Fred Cox: “Count my Vote” or Buy my Vote?On May 17, 2013 Comments Off on Fred Cox: “Count my Vote” or Buy my Vote?
by Fred C. Cox, Salt Lake County
One of the principles of those wanting to gut the neighborhood election caucus meeting and convention system we have in Utah, is this:
I find this statement amazing, because I agree with it. The proposal to bypass the caucus system and also change the percentage to avoid a primary to 85%/15% will actually create “inherent advantages to those who are incumbent, wealthy or famous”. It is designed to do exactly what the supporters of this proposal state are against their principles.
If you are going to run as a democratic candidate, you have to comply with their rules. If you are going to run as a republican, you have to comply with their rules. If you want to run and not have those rules, you can run as an unaffiliated or independent, or run as a 3rd party candidate. This is an attempt to change the party rules by state law, bypassing the party and is even an attempt to change the law bypassing the legislature. That is called being a pirate.
There are 104 members in the Utah State Legislature. It contains both Democratic members and Republican members, liberal, moderate and conservative. It is simply amazing that not one of them were willing to run a bill to do what this group plans to do by a voter initiative. Why? It isn’t that all incumbents win under the current system. In fact there were 2 members of the Utah House that lost at convention this last election, a half dozen that lost in a primary election and 2 more than lost in a general election. There were others that decided not to run.
The current system does not protect the incumbent, wealthy or famous. Perhaps that is the problem this group is trying to solve.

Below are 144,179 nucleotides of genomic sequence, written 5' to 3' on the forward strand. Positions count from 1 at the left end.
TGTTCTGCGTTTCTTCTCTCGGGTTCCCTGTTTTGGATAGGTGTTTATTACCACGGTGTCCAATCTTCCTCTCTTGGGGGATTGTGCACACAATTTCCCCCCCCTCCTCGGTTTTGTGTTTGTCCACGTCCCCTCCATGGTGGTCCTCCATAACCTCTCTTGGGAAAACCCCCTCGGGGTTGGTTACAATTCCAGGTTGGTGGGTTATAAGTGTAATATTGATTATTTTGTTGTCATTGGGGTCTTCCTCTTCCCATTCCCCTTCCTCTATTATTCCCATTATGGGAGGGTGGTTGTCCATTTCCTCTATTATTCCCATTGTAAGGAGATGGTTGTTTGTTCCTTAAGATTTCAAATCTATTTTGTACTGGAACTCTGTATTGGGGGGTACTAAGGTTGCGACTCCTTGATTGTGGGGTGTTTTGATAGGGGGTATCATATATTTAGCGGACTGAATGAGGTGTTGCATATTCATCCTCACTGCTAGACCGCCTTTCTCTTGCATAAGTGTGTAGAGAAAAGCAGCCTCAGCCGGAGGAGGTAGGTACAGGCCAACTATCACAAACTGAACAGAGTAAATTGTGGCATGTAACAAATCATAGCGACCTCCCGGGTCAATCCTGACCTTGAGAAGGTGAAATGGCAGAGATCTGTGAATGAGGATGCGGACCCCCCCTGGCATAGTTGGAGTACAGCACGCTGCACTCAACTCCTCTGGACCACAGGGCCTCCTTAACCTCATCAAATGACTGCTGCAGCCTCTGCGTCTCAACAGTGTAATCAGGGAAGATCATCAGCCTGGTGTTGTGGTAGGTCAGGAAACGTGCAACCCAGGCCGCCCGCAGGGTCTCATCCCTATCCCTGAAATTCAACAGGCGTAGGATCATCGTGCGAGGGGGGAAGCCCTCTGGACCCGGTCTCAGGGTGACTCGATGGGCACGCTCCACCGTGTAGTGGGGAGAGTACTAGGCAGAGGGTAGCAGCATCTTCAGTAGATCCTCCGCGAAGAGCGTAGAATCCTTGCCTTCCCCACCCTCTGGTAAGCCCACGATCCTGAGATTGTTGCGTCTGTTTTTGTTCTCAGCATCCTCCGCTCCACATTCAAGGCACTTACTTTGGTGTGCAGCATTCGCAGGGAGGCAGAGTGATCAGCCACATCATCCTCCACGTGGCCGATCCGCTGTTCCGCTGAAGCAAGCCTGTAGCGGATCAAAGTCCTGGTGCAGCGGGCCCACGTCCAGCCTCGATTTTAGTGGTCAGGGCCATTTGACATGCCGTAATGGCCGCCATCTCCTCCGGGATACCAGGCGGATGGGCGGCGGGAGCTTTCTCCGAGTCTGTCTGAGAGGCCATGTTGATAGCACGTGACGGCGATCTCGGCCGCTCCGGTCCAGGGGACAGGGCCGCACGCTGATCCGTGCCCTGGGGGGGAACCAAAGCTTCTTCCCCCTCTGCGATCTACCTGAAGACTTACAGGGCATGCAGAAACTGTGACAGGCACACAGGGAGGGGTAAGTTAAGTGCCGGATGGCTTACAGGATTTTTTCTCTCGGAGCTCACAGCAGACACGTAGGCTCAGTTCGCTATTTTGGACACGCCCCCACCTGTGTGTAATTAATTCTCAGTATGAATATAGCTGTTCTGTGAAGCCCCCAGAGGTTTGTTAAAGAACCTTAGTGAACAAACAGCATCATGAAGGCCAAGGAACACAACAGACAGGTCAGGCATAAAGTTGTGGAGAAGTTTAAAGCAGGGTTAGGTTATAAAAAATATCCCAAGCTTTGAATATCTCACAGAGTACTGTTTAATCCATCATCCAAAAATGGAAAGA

The Caucus System in Utah is the best way to make sure grass roots movements can work over large amounts of money. It is the only way someone with $100,000 can go against someone with $2,000,000 in election funds.
There were about 120,000 republicans in Utah that went to the neighborhood caucus elections in 2012 to elect the 4000 State Delegates. Add to those numbers the democrats and the primary elections. Certainly the municipal elections didn’t do any better in voter representation.
Most people who want the caucus system changed, there are exceptions, are frustrated that they don’t have as much power as people who show up to the neighborhood election caucus meetings. It doesn’t take money; you just have to show up.
Bypassing the Caucus / Convention System will NOT create more participation. Approx. one out of every 4 or 5 republicans attended their neighborhood election caucus meeting this last year. One in every three told a KSL poll they were involved or attending. There are 4000 state delegates that spend countless hours vetting candidates to be on the ballot. They are selected by those that attend the neighborhood election caucus meeting. You just have to attend.
When people realize this will give them less of a chance to participate but give media and power brokers more power, they will not sign any initiative. This is a power grab.
It doesn’t mean things can’t be better, but this isn’t the way to do it.
This proposal isn’t “Count my Vote” it is “Buy my Vote”, funded like a hostile corporate takeover by DC lobbyists acting like pirates.
Don’t let them Buy your Vote, Keep the Caucus System.
Read the State Democratic response